Since the case concerns children under the age of 18, special regard must be had to their health and development and to the children’s best interest in general. When it concerns children who remain in Sweden, after a decision to expel them has gained legal force, the requirements for the grant of a residence permit based on a new application are that the risk of self-destructive actions of an extraordinarily serious nature by the child is considered particularly high, or that the children would be seriously harmed in their psycho-social development if they were to be expelled by force to their home country. However, all the circumstances of the particular case must be taken into account and a balance must be struck between the different interests (...). According to the Board’s assessment, nothing has emerged which shows that it would seriously harm the children in their psycho-social development if they return with their mother to their home country.”

On 17 February 2002 Mr Salkic joined his family in Sweden and applied for asylum and a residence permit, claiming that on two occasions he had been severely beaten by unknown persons due to his father’s political activities and that the police had refused to file his complaints because he was a Muslim. He further stated that he could not return to his home town, Ugljevik, since currently only Serbs lived there. Furthermore, in Tuzla he would not be able to find a job to support his family.

On 8 November 2002 the Migration Authority refused his request for asylum and a residence permit as it considered that he did not risk persecution if returned to Bosnia and Herzegovina. It further noted that he suffered from Post-Traumatic Stress Disorder (PTSD), for which he received medication, but that it was not so severe as to motivate granting a residence permit on humanitarian grounds. Mr Salkic appealed to the Board which, on 22 May 2003, upheld the Migration Authority’s decision, concurring with its reasoning.

On 23 June 2003 the family was placed by the social authorities, in co-operation with the Migration Authority, in a family home to undergo family- and individual treatment and be under constant surveillance due to their very weak and volatile mental health which, among other things, had rendered the parents incapable of caring for their children. Furthermore, it was considered that there was a risk that Mrs Salkic and Emir would attempt to commit suicide. The aim of the treatment was to support the parents in assuming their parental roles, keep the family united, improve their mental health and help prepare the family mentally for their return to Bosnia and Herzegovina. The treatment appears to have ended on 27 November 2003 because the family went into hiding following yet another rejection by the Board (see below).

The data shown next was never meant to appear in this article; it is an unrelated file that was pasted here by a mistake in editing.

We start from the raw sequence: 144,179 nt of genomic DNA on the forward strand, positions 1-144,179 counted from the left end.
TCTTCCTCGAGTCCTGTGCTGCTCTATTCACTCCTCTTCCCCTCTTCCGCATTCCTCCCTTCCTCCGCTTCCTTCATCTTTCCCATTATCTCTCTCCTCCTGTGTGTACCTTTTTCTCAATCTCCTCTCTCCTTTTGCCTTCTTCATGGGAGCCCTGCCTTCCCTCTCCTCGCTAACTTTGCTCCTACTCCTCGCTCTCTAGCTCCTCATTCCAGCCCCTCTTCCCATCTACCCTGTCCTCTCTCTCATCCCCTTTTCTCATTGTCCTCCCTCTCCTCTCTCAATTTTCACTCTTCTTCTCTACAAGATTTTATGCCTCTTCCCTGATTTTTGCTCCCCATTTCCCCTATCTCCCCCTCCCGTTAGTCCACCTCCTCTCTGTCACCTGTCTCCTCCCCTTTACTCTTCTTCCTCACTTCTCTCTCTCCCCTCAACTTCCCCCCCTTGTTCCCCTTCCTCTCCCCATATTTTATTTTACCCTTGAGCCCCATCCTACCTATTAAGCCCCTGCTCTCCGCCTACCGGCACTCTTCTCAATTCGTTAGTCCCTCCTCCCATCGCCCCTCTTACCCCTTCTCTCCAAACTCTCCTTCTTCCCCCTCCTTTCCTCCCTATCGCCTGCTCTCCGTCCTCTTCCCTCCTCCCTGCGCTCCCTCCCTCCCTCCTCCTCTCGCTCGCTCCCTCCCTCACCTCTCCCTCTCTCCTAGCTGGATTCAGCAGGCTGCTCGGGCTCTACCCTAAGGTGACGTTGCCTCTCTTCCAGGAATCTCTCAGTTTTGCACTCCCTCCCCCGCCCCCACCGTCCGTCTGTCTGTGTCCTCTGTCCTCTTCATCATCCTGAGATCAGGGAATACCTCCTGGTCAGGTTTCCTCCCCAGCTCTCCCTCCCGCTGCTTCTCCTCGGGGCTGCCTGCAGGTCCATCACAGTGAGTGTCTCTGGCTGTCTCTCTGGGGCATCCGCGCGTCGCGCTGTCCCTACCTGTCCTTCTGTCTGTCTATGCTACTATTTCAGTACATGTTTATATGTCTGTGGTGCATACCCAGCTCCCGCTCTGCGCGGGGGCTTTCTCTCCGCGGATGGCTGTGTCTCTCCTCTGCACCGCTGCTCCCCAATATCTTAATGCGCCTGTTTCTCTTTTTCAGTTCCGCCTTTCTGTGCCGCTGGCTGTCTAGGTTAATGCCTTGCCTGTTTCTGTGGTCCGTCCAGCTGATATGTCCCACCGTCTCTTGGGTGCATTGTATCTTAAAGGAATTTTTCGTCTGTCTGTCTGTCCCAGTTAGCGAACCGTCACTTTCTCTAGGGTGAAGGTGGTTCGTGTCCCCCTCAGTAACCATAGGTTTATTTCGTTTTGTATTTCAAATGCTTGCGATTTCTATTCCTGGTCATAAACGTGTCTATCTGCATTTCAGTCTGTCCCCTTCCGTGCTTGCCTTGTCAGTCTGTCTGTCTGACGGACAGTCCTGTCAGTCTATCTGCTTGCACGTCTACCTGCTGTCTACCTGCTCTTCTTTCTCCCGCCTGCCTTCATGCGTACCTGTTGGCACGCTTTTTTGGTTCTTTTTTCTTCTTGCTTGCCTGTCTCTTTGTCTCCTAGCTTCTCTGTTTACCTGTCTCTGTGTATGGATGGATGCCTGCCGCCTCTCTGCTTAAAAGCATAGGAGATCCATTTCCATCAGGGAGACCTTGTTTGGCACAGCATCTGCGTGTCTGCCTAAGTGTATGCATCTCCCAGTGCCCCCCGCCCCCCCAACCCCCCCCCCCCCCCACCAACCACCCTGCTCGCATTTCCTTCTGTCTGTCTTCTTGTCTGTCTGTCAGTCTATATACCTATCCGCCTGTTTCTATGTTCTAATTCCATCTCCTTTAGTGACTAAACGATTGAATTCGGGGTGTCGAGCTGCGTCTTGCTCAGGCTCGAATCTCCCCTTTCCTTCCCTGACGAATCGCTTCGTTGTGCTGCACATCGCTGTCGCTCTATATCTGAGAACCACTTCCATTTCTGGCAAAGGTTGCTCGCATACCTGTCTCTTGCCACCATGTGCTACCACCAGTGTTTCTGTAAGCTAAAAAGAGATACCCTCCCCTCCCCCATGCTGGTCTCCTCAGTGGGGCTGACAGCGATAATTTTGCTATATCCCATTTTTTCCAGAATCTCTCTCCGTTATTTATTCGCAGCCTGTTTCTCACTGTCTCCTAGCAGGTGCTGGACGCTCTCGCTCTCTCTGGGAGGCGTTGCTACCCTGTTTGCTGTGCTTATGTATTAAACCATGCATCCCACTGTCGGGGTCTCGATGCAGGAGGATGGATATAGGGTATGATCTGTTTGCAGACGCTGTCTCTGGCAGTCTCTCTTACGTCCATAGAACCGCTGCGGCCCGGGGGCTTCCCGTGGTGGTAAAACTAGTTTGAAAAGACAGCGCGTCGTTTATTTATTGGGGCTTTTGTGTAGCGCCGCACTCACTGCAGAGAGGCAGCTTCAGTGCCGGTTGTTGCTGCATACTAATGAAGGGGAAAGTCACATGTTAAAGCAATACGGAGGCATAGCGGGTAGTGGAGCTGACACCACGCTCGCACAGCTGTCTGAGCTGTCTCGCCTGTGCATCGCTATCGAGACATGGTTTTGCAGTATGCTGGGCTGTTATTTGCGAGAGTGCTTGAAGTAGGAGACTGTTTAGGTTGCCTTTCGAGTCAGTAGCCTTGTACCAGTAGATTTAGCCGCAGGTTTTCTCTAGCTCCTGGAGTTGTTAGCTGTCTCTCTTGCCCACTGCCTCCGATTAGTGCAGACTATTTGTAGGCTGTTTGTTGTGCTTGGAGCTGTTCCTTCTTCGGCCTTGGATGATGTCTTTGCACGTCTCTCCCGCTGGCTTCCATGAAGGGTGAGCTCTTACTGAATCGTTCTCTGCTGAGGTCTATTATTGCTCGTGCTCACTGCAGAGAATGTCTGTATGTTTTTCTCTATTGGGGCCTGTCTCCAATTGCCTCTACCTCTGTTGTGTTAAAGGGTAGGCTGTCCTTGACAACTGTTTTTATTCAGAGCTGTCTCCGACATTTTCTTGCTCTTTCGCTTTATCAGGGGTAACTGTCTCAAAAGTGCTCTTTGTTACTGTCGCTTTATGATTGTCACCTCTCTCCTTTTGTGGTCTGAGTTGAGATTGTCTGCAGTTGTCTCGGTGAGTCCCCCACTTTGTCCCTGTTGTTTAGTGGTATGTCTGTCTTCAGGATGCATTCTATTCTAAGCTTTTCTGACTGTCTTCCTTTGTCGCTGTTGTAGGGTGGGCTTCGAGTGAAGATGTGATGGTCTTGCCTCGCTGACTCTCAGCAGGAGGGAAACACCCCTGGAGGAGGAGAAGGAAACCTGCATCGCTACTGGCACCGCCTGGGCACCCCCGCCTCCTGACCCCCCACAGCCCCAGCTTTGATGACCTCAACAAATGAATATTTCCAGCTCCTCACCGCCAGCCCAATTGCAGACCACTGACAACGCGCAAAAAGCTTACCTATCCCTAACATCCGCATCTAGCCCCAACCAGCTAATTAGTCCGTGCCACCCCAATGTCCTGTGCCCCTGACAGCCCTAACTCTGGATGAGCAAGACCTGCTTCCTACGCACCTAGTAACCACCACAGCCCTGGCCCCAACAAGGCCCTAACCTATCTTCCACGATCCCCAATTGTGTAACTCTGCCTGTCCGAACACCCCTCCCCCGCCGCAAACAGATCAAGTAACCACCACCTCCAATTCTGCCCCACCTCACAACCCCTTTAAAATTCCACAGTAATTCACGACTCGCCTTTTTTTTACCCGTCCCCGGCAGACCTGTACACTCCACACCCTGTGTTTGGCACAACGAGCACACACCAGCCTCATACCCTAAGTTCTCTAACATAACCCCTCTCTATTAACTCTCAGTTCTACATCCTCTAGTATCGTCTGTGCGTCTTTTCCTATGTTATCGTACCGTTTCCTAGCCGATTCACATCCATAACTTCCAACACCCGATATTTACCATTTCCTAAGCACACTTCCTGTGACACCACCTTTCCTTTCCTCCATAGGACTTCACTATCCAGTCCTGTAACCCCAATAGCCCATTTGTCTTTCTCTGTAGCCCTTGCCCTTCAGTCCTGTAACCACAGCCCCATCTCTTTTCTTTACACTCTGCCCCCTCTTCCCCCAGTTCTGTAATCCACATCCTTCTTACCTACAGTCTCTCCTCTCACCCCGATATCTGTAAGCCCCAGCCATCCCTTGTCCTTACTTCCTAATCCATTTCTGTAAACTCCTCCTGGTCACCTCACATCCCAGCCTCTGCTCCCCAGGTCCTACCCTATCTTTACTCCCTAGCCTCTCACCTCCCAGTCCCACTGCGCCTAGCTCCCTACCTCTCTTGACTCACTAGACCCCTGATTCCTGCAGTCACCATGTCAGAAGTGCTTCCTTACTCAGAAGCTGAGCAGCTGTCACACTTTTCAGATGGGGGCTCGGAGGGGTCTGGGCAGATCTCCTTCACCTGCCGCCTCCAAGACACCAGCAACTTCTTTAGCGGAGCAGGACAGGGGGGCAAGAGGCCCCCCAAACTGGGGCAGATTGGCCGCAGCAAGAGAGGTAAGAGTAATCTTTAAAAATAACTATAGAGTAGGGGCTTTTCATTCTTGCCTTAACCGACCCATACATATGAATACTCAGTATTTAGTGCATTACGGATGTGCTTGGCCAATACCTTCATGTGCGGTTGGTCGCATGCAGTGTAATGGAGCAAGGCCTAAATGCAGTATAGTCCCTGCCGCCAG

During the autumn of 2003, the family as a whole lodged two more applications with the Board, invoking the continued deterioration of the mental health of all members of the family and the fact that they were undergoing treatment at the family home. The requests were rejected on 30 October and 26 November 2003, respectively, on the grounds that the documentary evidence submitted did not show that the state of health of any of the four family members was so serious that it could be described as a life-threatening illness or a particularly serious handicap, which was the requirement according to the Board’s established case-law. Having regard to the fact that the case involved two children, the Board nonetheless considered that there was nothing which, convincingly, showed that the children would be seriously damaged in their psycho-social development if they were returned to their home country together with their parents.

As mentioned above, following the Board’s rejection on 27 November 2003, Mr and Mrs Salkic and Selma went into hiding to avoid expulsion. They left Emir with an uncle who resided in Sweden. The family was, however, apprehended by the police on 23 February 2004 and Mrs Salkic was taken into custody while Mr Salkic and Selma were placed in an apartment where Emir joined them.

Also, on 23 February 2004, the Board refused yet another application by the family, basing its decision on the same grounds as its previous decisions.

On 2 March 2004 the Board refused to suspend the expulsion pending the decision on yet another application lodged by the applicants. On the same date the applicants’ representative requested the Court to indicate to the Swedish Government under Rule 39 of the Rules of Court to suspend the applicants’ expulsion.